January - Females (sows) become properly pregnant. Badgers are active irregularly.
February - This is when most badger cubs are born in the north of England. Shortly afterwards there may be noisy courtship displays!
March - A lot of badgers are involved in road accidents as they seek food and fresh bedding for new cubs. Dead sows mean a risk that baby badgers will starve to death.
April - Cubs start to explore the sett and may even come out of the sett entrance.
May - Cubs are generally exploring round the sett area now, and frequent mating sessions may be seen.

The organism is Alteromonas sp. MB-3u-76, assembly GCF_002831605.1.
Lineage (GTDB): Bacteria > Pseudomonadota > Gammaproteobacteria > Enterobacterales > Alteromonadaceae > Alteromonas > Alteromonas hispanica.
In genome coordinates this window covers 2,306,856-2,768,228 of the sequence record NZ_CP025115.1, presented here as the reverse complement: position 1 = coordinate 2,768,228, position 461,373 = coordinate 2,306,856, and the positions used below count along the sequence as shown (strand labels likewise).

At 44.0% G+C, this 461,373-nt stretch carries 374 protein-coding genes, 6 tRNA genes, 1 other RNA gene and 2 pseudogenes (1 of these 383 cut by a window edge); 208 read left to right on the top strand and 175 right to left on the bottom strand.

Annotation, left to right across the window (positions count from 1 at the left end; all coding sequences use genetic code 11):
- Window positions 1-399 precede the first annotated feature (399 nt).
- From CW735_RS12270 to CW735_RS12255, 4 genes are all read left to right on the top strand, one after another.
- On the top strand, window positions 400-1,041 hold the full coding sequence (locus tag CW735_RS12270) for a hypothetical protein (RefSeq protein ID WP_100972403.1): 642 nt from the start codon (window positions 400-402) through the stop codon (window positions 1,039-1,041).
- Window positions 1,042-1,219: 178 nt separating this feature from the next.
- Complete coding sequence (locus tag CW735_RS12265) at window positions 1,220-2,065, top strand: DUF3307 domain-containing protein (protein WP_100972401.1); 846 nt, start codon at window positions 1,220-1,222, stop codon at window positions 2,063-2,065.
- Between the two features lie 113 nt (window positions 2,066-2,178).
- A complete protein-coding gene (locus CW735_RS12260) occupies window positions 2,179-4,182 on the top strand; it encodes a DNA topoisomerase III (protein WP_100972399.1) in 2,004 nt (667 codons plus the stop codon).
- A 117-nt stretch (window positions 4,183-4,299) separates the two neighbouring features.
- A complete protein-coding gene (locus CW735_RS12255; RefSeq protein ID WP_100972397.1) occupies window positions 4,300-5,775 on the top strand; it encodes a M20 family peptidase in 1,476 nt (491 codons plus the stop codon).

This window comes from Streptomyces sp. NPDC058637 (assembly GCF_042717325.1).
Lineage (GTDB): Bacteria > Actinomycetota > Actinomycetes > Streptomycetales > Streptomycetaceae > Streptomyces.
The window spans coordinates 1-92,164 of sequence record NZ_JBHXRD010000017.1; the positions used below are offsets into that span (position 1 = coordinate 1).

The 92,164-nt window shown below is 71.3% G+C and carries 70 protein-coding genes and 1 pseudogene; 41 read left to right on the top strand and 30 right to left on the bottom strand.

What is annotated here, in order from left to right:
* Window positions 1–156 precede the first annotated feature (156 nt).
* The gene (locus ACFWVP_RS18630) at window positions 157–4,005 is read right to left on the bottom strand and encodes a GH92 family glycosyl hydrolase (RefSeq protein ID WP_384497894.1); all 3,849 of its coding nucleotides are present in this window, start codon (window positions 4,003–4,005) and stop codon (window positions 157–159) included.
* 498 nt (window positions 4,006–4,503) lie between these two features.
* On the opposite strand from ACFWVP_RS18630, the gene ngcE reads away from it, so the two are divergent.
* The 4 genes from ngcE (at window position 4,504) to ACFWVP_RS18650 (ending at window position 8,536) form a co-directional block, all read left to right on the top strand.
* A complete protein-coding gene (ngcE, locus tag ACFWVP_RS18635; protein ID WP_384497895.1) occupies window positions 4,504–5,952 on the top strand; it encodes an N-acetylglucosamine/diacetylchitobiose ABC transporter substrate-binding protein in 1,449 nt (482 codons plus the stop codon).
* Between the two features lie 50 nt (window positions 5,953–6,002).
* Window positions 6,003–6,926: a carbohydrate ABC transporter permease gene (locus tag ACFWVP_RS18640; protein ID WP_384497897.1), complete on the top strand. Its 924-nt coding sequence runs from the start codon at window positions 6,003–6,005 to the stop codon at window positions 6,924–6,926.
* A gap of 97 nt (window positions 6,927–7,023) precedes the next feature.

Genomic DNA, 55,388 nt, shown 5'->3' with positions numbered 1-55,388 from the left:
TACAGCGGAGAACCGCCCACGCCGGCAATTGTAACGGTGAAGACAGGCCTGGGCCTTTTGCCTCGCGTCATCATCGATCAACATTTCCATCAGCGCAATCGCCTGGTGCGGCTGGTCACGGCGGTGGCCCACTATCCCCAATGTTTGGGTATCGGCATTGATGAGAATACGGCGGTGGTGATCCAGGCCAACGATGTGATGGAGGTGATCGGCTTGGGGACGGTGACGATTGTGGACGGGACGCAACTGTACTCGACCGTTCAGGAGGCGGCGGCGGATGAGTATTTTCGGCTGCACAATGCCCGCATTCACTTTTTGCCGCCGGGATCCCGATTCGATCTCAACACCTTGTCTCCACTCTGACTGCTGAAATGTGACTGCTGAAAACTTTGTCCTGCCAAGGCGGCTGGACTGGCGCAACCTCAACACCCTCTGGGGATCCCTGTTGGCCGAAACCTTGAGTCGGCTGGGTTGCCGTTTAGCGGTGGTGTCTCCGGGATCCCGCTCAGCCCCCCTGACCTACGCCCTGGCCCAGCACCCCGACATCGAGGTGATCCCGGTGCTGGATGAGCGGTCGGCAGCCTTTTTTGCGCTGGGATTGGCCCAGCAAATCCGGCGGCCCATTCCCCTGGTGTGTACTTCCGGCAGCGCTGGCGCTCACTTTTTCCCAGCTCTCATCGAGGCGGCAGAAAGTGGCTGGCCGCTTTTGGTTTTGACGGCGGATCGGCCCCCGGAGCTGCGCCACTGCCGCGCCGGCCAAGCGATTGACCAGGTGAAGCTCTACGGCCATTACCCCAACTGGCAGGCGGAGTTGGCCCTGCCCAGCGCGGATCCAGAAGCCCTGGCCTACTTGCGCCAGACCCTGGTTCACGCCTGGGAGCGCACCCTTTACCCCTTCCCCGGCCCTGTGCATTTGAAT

June - Sows finish lactating by the end of the month, meaning that cubs are being weaned. Badgers may also emerge in the early evening.
July - Cubs should be expected to weight roughly 6kg and be feeding themselves. Badgers may be forced to travel further distances to get water in drought periods, leading to an increased risk of road deaths.
August - Badgers will be digging their setts again to improve them. In drought periods, they may eat cereals if they can not get enough water or wet food.
September - Badgers continue to dig their setts, and collect new bedding materials.
October - Autumn fruits now form a big part of their diets, and badgers increase their weight rapidly.
November - Badgers start to emerge later and less often; and less mating activity takes place.
December - Badgers will sleep deeper and longer; and will sometimes emerge only to use latrines. Eggs implant in the sows, so this is when the true gestation period starts.